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David Vázquez Named National Humanities Center 2024-25 Fellow

Latina/o/x scholar receives prestigious humanities award for exceptional scholarship

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David VazquezAmerican University’s David J. Vázquez has been appointed a National Humanities Center (NHC) 2024-25 Fellow. Vázquez is a Critical Race, Gender, and Culture Studies professor, as well as the director of AU’s Latina/o/x Studies Program. He teaches courses on comparative Latina/o/x literature and culture, comparative ethnic American cultures, critical race theory, environmental justice, ecocriticism, and twentieth-century US Literature.

The NHC Fellowship, awarded to just 31 scholars this year, is widely considered one of the most prestigious humanities awards in the world. “We are extremely pleased to be able to support the exciting work of these exceptional scholars,” said Robert D. Newman, president and director of the National Humanities Center. “They were selected from a highly competitive group of applicants representing institutions from across the globe. We look forward to their arrival in the fall as they each contribute their individual brilliance to creating a lively intellectual community.”

American University College of Arts and Sciences Dean Linda Aldoory says she is thrilled to congratulate Vázquez on receiving the Fellowship. “Professor Vázquez’s commitment to advancing knowledge of Latina/o/x history and culture exemplifies the values we cherish at the College of Arts and College. This recognition by the National Humanities Center is a testament to David’s contributions to his field and underscores the caliber of scholarship within our faculty."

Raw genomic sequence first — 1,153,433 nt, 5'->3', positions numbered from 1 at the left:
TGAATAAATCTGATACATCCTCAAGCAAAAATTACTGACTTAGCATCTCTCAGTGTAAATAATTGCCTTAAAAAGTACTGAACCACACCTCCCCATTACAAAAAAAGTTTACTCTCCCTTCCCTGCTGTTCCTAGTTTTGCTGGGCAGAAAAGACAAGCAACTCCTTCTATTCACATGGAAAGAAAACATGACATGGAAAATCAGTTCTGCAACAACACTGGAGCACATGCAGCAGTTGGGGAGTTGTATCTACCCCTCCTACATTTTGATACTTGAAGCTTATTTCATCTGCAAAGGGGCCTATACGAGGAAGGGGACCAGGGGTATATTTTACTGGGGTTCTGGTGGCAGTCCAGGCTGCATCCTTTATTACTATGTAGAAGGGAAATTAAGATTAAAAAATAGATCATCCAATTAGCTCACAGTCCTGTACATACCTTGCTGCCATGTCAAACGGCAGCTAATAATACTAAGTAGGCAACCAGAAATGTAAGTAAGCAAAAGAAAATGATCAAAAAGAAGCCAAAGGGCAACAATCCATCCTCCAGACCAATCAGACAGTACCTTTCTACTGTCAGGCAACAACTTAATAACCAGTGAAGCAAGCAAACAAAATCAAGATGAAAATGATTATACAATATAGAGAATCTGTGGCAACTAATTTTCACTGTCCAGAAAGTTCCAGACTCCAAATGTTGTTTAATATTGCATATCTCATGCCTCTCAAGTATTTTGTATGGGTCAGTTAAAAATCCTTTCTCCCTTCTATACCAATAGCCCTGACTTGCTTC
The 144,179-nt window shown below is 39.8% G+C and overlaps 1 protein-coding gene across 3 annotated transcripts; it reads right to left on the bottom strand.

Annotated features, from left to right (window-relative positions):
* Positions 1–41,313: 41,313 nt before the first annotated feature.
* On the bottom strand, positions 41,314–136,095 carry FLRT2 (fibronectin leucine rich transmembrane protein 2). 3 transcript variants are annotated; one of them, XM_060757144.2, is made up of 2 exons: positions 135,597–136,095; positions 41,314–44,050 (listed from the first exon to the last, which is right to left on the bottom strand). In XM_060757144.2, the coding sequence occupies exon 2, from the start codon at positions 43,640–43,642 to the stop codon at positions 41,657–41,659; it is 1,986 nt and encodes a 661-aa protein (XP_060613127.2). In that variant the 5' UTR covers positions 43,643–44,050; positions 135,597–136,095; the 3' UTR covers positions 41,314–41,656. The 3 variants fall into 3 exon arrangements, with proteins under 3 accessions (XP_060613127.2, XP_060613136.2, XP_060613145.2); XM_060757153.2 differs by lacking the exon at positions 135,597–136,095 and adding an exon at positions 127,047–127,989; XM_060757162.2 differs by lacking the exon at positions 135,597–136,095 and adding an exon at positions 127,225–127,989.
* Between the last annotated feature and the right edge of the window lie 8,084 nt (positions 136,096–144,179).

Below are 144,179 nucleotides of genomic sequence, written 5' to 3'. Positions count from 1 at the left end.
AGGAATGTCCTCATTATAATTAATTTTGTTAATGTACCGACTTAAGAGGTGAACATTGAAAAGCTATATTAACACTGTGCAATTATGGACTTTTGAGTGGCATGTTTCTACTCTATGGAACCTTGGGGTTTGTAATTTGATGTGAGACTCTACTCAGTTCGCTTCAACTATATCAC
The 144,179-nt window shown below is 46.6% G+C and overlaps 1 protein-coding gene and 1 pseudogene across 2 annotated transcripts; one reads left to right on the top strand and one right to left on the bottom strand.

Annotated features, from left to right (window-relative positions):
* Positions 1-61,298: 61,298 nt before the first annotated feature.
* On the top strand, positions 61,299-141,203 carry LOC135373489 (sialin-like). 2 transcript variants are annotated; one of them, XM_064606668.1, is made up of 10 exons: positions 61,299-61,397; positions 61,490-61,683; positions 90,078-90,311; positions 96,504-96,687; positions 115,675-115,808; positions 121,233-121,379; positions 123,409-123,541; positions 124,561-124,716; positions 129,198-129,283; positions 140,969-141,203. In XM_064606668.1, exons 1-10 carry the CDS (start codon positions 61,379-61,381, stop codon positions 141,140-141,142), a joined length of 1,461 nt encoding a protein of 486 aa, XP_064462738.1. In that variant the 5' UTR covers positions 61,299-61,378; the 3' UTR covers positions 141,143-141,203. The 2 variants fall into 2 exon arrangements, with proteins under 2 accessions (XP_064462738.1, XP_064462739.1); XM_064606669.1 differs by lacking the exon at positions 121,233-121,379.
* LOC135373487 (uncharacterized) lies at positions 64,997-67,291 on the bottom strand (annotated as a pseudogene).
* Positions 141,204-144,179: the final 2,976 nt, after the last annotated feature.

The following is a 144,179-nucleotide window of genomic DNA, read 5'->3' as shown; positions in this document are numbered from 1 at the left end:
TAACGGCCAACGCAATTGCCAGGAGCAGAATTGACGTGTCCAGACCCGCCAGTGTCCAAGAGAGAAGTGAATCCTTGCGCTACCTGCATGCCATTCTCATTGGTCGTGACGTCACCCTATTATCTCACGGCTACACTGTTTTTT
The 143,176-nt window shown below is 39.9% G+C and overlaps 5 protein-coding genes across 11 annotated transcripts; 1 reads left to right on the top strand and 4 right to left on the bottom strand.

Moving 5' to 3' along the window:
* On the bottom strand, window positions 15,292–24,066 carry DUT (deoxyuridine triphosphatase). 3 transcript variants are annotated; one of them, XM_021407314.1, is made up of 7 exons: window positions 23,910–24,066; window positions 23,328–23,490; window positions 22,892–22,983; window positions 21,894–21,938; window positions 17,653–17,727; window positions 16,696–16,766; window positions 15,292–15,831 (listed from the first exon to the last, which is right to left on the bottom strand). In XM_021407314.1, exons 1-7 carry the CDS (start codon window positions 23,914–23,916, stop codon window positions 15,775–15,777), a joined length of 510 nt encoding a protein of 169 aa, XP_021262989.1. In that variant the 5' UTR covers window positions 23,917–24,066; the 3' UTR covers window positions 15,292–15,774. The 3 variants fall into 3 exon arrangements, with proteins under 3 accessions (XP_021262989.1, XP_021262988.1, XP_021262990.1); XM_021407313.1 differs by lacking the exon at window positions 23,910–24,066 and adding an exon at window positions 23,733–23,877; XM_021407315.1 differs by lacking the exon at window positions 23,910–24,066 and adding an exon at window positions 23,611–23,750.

Latina/o/x Enters SciFi Conversation

The National Humanities Center will award approximately $1,500,000 in Fellowship grants to enable the selected scholars to take leave from their normal academic duties and pursue research at the Center. 

Vázquez says he is “beyond gratified” to be spending the spring semester at the National Humanities Center. “The opportunity to spend a semester reading, writing, and engaging with smart people will afford me the time and energy to get a jump start on my new book project,” he says. “To receive such a prestigious award is both humbling and exciting.”

During the Fellowship, Vázquez will be working drafting Days of Futures Past: Latinx Science Fiction and Speculative Futurity, his fourth book, and getting it ready to submit to an academic press. The project will examine how Latinx authors, artists, and filmmakers imagine the future in science fiction stories, novels, visual art, and film. 

“But rather than falling into a utopia/dystopia binary, authors and artists like the ones I consider imagine futures that remain connected with the past. For example, authors like Junot Díaz, Richie Narvaez, or Kalinda Vazquez remind us of the horrors of colonization and slavery and demonstrate in their works how these pasts shape our futures,” he explains. “Others, like Sabrina Vourvoulias, Alejandro Morales, and Alex Rivera imagine futures rooted in contemporary debates about immigration, pandemics, and technology.”

The final section of Vázquez’s book will explore utopian dreaming by authors and artists like Alex Rivera’s AI visual imaginings of Mayan space travel, Rosaura Sánchez and Beatrice Pita’s collaborative novel Lunar Braceros: 2125-2148, and visual art by Wanda Raimundi-Ortiz. “These authors and artists use their works to explore tensions between the desire for utopian possibilities and the challenges to their fulfillment at the hands of capitalism, colonialism, and environmental destruction,” he says. 

Vázquez hopes the book will intervene in the scholarly conversation around science fiction, which still remains a predominantly white genre. “I insist, flowing from the observations of scholars like Lazaro Lima, that we not cede imagining the future as an all-white endeavor,” says. “Instead, the authors and artists I consider in the book make claims for more just and equitable futures for all people and for the natural world.”